Result: 3.5 out of 5 stars
Reading Challenge:
– GoodReads: Book #13
– YA Buddy Readers’ Corner ♥: Finish all of ARCs (Advance Reader Copy) I have by the end of 2015.

Review: Taking #2, Hover by Melissa West

16032322Blurb from Goodreads

On Earth, seventeen-year-old Ari Alexander was taught to never peek, but if she hopes to survive life on her new planet, Loge, her eyes must never shut. Because Zeus will do anything to save the Ancients from their dying planet, and he has a plan.

Thousands of humans crossed over to Loge after a poisonous neurotoxin released into Earth’s atmosphere, nearly killing them. They sought refuge in hopes of finding a new life, but what they became were slaves, built to wage war against their home planet. That is, unless Ari and Jackson can stop them. But on Loge, nothing is as it seems…and no one can be trusted.

Kindle Edition, 352 pages
Published August 13th 2013 by Entangled Teen
edition language: English
series: Taking
genre: Dystopia, Sci-fi, Young Adult, Romance
My Thoughts
Although book 1 of Taking series is only a 3 stars for me, I think it has interesting idea and I like the way Ms. West wrote it. And compare to some of dystopian YA books I’ve read, it is a better one. So I have a high hope to its sequels.

This time, Ari’s story takes place in Jackson’s planet. As a place that is so far away from the earth, I need a vivid worldbuilding, or at least enough description about the place so that I believe that the characters are in other planet, outside the earth. Just like book 1, the writing is still good, the description of the worldbuilding is also so clear I can picture it in my mind easily. But I feel like there is no difference with the earth. Everything seems similar to the earth. I don’t get the feeling that it is a place that is so far away from the earth that you need a wormhole to send messages.

I also feel there is not much happen in most of the story. Thus it feels slower than book 1. I know what Ari has to do here is not an easy task. But she’s being with the enemy, I feel she loses focus of what she has to do. In a way she spends her time training as a RES, Republic Employee Spy, since she’s a half-human, half-ancient now but I don’t see she does much training as other RES do. In another hand, she has to kill Zeus. I don’t see much of her plan or effort to do it either. All of her attempts are mostly caught in the act kind of thing, without so much planning as she wants to. And her I-have-to-kill Zeus speech at the end of many chapter sound like a broken record for me.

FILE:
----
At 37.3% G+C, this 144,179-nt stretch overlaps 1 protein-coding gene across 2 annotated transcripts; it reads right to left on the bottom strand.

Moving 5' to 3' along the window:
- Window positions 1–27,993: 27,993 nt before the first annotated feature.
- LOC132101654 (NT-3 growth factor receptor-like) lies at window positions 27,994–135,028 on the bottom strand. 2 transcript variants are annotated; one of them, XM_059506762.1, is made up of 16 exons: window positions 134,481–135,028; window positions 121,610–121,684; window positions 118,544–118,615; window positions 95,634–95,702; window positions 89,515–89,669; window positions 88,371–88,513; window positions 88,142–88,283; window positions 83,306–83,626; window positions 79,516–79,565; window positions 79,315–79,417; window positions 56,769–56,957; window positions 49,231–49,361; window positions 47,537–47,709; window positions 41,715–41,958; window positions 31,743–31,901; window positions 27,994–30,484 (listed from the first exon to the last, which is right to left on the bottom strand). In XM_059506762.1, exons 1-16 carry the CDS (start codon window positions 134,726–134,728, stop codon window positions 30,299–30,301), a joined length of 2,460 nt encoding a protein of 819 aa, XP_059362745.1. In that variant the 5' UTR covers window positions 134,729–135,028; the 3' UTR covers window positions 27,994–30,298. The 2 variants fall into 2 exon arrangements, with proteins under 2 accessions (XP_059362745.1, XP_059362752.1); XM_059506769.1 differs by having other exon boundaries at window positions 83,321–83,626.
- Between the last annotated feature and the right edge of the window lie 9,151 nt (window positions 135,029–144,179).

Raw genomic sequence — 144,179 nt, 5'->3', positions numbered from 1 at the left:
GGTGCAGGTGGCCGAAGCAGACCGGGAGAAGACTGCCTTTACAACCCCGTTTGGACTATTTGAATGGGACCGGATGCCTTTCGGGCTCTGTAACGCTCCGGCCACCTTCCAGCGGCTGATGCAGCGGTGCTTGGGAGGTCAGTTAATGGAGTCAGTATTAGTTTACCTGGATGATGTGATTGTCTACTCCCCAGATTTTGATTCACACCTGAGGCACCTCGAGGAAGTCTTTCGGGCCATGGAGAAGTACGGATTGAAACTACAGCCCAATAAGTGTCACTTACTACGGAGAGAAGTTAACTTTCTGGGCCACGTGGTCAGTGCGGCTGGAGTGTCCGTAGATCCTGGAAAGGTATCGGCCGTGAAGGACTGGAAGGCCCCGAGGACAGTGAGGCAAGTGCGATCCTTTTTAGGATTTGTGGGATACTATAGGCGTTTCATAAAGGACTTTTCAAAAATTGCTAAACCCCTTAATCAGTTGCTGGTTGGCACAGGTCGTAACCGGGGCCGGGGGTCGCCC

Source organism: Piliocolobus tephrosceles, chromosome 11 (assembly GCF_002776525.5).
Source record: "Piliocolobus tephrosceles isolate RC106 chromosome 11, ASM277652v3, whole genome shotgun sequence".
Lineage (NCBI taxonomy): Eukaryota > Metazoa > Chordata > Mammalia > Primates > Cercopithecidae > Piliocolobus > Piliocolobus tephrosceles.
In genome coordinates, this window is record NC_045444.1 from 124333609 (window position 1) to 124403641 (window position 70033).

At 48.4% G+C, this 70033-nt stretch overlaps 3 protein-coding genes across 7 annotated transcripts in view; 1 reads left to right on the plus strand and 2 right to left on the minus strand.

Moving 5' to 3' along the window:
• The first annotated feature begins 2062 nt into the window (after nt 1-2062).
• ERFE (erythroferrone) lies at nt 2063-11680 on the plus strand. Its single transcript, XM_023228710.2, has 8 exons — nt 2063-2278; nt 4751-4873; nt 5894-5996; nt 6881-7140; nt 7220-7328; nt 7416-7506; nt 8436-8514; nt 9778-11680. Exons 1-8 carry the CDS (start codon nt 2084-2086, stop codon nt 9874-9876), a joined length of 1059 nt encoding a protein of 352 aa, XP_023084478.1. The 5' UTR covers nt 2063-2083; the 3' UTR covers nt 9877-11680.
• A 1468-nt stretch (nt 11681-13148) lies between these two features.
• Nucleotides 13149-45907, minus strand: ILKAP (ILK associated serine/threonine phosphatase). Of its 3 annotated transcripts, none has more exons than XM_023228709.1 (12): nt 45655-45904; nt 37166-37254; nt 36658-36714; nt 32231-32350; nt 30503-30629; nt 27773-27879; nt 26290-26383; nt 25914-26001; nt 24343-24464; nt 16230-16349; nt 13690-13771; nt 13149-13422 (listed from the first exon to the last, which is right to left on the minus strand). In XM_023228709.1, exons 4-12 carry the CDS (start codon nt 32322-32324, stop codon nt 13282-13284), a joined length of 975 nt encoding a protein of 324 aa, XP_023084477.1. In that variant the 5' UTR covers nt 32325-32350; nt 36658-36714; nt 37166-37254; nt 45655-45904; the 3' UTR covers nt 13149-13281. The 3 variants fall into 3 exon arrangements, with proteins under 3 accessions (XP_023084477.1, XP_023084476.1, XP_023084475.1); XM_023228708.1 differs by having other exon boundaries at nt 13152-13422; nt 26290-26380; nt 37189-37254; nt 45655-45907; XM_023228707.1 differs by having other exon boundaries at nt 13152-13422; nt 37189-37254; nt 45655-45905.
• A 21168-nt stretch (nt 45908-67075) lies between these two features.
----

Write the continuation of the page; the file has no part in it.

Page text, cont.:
But don’t worried I still have things I like. The writing is still good. Despite the slow-paced, it is an engaging story. I also like the way Ari chooses not to be in a relationship with Jackson immediately. She needs time which is understandable and it makes the story not all about herself. She places her people and her task above her relationship with him. So book 3, here I come!

Result: 2.5 out of 5 stars
Reading Challenge:
– GoodReads: Book #12
– YA Buddy Readers’ Corner ♥: Finish at least 5 series I’ve started
– Popsugar: A book you own but have never read

Rebel Wing #1, Shattered Veil by Tracy Banghart

20951188Blurb from GoodReads

When everything that defines you is stripped away, who do you become?

War has invaded Atalanta’s quiet villages and lush woodlands, igniting whispered worries in its glittering capitol. Far from the front lines, 18-year-old Aris Haan, a talented wingjet flyer, has little cause for concern. Until her beloved Calix is thrust into the fray, and a stranger makes her an impossible offer: the chance to join a secret army of women embedded within the all-male military.